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Am J Clin Nutr. 2007 Oct;86(4):1225-31.

Dietary nutrient intakes and skin-aging appearance among middle-aged American women.

Author information

  • 1Corporate Research, Unilever Colworth Park, Bedford, United Kingdom. maeve.cosgrove@unilever.com

Erratum in

  • Am J Clin Nutr. 2008 Aug;88(2):480.

Abstract

BACKGROUND:

Nutritional factors play a key role in normal dermatologic functioning. However, little is known about the effects of diet on skin-aging appearance.

OBJECTIVE:

We evaluated the associations between nutrient intakes and skin-aging appearance.

DESIGN:

Using data from the first National Health and Nutrition Examination Survey, we examined associations between nutrient intakes and skin aging in 4025 women (40-74 y). Nutrients were estimated from a 24-h recall. Clinical examinations of the skin were conducted by dermatologists. Skin-aging appearance was defined as having a wrinkled appearance, senile dryness, and skin atrophy.

RESULTS:

Higher vitamin C intakes were associated with a lower likelihood of a wrinkled appearance [odds ratio (OR) 0.89; 95% CI: 0.82, 0.96] and senile dryness (OR: 0.93; 95% CI: 0.87, 0.99). Higher linoleic acid intakes were associated with a lower likelihood of senile dryness (OR: 0.75; 95% CI: 0.64, 0.88) and skin atrophy (OR: 0.78; 95% CI 0.65, 0.95). A 17-g increase in fat and a 50-g increase in carbohydrate intakes increased the likelihood of a wrinkled appearance (OR: 1.28 and 1.36, respectively) and skin atrophy (OR: 1.37 and 1.33, respectively). These associations were independent of age, race, education, sunlight exposure, income, menopausal status, body mass index, supplement use, physical activity, and energy intake.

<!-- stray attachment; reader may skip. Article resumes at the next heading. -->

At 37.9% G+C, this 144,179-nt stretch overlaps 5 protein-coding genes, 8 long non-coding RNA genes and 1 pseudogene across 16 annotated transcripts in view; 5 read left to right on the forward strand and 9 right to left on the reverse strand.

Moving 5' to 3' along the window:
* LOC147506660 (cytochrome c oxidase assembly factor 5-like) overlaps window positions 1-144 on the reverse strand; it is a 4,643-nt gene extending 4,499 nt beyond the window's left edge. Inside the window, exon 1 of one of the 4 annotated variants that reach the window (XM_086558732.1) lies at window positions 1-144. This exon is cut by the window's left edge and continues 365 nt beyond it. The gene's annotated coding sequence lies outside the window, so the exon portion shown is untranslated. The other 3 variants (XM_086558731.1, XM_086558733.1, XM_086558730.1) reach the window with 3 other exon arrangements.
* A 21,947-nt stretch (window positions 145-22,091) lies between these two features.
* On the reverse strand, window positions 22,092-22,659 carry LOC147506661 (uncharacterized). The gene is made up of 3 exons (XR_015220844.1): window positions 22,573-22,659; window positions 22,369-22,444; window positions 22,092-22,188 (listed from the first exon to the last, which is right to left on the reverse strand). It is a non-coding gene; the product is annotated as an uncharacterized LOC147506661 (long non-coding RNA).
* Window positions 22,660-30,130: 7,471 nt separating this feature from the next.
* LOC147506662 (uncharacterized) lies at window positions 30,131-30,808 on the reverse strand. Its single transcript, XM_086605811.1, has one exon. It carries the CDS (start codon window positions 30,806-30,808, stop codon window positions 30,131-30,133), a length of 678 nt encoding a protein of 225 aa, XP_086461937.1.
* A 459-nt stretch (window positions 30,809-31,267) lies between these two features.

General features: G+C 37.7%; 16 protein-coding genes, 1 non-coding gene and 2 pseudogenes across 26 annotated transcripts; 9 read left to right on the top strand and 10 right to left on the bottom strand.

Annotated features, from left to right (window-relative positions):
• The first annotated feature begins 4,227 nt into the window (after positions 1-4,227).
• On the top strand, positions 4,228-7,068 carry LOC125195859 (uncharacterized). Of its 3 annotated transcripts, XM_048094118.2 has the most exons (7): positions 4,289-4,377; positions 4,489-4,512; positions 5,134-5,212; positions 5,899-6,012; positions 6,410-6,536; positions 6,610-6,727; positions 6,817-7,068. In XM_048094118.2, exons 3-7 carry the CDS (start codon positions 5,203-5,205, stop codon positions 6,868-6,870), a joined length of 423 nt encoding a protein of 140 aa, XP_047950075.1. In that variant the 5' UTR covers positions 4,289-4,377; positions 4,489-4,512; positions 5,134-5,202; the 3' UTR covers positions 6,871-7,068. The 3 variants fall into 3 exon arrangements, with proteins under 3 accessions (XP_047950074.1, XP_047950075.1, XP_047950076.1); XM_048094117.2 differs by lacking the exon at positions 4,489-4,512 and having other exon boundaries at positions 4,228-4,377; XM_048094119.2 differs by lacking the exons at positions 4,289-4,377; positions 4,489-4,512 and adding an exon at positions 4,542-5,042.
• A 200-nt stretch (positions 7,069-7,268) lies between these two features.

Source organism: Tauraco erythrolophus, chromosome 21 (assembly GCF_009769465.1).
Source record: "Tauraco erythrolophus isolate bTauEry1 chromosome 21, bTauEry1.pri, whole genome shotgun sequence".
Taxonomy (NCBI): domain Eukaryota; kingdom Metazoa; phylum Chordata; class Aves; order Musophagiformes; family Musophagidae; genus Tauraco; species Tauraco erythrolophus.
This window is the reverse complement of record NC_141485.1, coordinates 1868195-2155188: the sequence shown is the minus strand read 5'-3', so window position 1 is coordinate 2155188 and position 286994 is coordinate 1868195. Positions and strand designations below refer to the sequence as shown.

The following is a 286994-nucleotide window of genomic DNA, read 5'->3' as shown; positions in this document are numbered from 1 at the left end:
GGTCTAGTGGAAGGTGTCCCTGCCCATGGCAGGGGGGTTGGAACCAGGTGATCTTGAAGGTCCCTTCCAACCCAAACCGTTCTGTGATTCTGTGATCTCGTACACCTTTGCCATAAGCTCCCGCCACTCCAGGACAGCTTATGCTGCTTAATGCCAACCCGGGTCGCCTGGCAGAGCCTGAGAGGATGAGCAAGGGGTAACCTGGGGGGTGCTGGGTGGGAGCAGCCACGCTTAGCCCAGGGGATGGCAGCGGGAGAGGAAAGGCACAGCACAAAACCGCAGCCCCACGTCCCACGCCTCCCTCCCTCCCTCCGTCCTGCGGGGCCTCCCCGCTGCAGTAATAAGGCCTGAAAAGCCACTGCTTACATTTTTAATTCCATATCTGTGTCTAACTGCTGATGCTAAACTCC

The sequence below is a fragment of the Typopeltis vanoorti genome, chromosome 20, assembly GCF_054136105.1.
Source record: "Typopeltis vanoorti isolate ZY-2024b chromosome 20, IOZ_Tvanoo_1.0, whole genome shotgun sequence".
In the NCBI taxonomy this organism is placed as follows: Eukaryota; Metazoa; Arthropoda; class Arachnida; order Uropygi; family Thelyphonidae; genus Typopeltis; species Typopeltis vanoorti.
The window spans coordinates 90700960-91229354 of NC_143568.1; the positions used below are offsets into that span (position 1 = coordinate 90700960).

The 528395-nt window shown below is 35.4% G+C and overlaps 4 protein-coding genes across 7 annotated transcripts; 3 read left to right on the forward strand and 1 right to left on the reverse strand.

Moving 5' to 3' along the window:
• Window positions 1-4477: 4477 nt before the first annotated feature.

CONCLUSIONS:

Higher intakes of vitamin C and linoleic acid and lower intakes of fats and carbohydrates are associated with better skin-aging appearance. Promoting healthy dietary behaviors may have additional benefit for skin appearance in addition to other health outcomes in the population.

PMID:
17921406
[PubMed - indexed for MEDLINE]
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